When you practice in the area of Trusts and Wills, you are often called upon to resolve other legal problems that pertain to clients’ assets such as business law, real property law, family law, etc.  So here is a post discussing a few business issues I have dealt with recently.  This same post was published in our local Corona Business Monthly

Do you have insurance?  Nearly every business buys some type of insurance because it’s better to pay an insurance premium than it is to pay for a huge loss if something unexpected occurs.  Taking unnecessary risks is not a smart business move.

 Yet businesses regularly take unwarranted legal risks when entering into agreements without properly documenting them in writing.  The “in writing” part every business owner seems to know—an agreement should be in writing.  The problem arises, however, with what is put down in writing.  All too often the terms of the agreement are not reflected in the written word on the agreement.  I meet with business owners all too often who first show me a so-called written agreement and then quickly explain how several meaningful provisions were either left out of the document or were written down incorrectly. 

Why the confusion between what we mean and what we say?  Part of the problem is that language is subject to interpretation.  I have litigated many business disputes that turn on the meaning of language in a document—even lawyers and judges struggle with drafting, understanding, and interpreting “clear” language.

But the bigger problem affecting business owners is lack of attention.  Businesses just don’t have time (or at least they think they don’t) to sit down and craft a carefully worded agreement.  In the rush to seal a deal, parties often forget to record the finer points, and sometimes even the most important points and provisions, of their agreement.  And agreement terms are fluid during negotiation, so a contract drafted yesterday may not reflect the agreement today.  Yet, sometimes, it is yesterday’s draft agreement that is signed without adding in the new or changed provisions.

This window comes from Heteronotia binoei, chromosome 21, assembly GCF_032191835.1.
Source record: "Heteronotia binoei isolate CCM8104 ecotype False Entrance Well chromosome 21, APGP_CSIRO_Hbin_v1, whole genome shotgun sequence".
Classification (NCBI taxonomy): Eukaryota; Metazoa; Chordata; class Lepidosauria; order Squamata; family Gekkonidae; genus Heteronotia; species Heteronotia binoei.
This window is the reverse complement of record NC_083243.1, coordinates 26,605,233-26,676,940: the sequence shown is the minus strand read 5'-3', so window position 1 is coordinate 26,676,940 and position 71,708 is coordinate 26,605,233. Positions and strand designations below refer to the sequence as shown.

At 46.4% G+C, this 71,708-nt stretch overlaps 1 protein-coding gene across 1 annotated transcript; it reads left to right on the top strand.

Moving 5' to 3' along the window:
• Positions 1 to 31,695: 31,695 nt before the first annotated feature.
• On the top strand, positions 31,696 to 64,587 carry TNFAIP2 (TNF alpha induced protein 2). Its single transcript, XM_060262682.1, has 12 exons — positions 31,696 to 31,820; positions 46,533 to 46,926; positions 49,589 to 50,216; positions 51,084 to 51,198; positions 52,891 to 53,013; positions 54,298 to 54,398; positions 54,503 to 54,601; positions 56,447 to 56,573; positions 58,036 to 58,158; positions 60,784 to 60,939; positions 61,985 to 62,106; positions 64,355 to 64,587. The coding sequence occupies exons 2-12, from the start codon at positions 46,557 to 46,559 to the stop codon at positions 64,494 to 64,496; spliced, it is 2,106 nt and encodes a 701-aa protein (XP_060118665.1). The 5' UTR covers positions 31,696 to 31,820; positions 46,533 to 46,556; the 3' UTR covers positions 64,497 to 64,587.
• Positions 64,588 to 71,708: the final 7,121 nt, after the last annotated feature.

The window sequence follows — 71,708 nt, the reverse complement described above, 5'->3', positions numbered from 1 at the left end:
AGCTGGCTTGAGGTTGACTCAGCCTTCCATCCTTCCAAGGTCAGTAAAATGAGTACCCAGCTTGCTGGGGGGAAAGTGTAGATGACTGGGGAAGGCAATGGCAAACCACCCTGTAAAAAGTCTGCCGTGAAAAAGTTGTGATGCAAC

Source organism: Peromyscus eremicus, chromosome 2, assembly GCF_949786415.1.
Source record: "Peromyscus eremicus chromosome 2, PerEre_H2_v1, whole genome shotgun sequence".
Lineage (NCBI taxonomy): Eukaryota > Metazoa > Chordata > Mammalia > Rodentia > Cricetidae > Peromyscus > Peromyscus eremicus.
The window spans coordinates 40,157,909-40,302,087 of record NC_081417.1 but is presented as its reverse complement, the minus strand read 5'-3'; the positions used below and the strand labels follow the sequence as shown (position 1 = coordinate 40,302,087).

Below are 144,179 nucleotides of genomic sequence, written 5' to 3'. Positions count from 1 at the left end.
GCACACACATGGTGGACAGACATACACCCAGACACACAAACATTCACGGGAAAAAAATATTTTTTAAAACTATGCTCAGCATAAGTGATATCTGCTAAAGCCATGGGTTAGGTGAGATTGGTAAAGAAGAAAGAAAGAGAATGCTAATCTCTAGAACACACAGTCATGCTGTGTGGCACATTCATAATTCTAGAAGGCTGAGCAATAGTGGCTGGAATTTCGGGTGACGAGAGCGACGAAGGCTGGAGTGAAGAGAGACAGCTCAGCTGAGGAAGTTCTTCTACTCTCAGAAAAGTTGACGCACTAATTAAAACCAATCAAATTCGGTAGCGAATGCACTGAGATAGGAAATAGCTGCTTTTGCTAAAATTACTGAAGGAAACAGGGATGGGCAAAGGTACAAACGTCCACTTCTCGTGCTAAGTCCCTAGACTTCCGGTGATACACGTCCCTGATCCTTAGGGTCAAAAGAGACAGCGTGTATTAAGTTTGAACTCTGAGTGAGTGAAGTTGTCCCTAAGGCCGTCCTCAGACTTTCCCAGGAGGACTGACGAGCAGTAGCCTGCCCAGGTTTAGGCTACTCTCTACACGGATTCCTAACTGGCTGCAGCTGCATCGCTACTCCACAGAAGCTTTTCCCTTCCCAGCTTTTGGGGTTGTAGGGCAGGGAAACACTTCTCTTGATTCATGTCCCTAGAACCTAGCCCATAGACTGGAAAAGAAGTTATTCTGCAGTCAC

The best advice for anyone entering into a new business arrangement is to take the time (all the time) needed to draft a proper agreement.  The agreement should reflect all the major terms of the transaction and as many of the minor terms as you can address.  And the language should be clear and to the point.

For example, if the parties envision one side paying the other every other week then the agreement should say “payment shall be made every other week,” not “payment to be made regularly.”  And the term of the agreement should be clearly spelled out: “this agreement shall take effect on January 1, 2011 and shall expire on June 1, 2011.”  In fact, the best agreements are easy, simple, and straight forward. 

Unfortunately, it takes time to make language simple and it takes time to make a written agreement reflect the intent of the parties entering into it.  But the penalty for not taking the proper amount of time to draft an agreement can be a huge loss of business and litigation costs, including lawyers’ fees.  Poorly drafted agreements, and especially oral agreements, result in full employment for lawyers.  It’s somewhat ironic that some businesses are reluctant to pay a relatively small amount to have a lawyer prepare an agreement, yet subject themselves to  much higher fees, and for a much longer period of time, if a business is caught in a lawsuit due to a poorly drafted (or never drafted) agreement.  That is the risk every business runs in entering into a business transaction without the proper written agreement in place.

Taking the proper time and seeking the proper advice in preparing a written agreement is a businesses’ “insurance policy” to avoid the huge costs of litigation.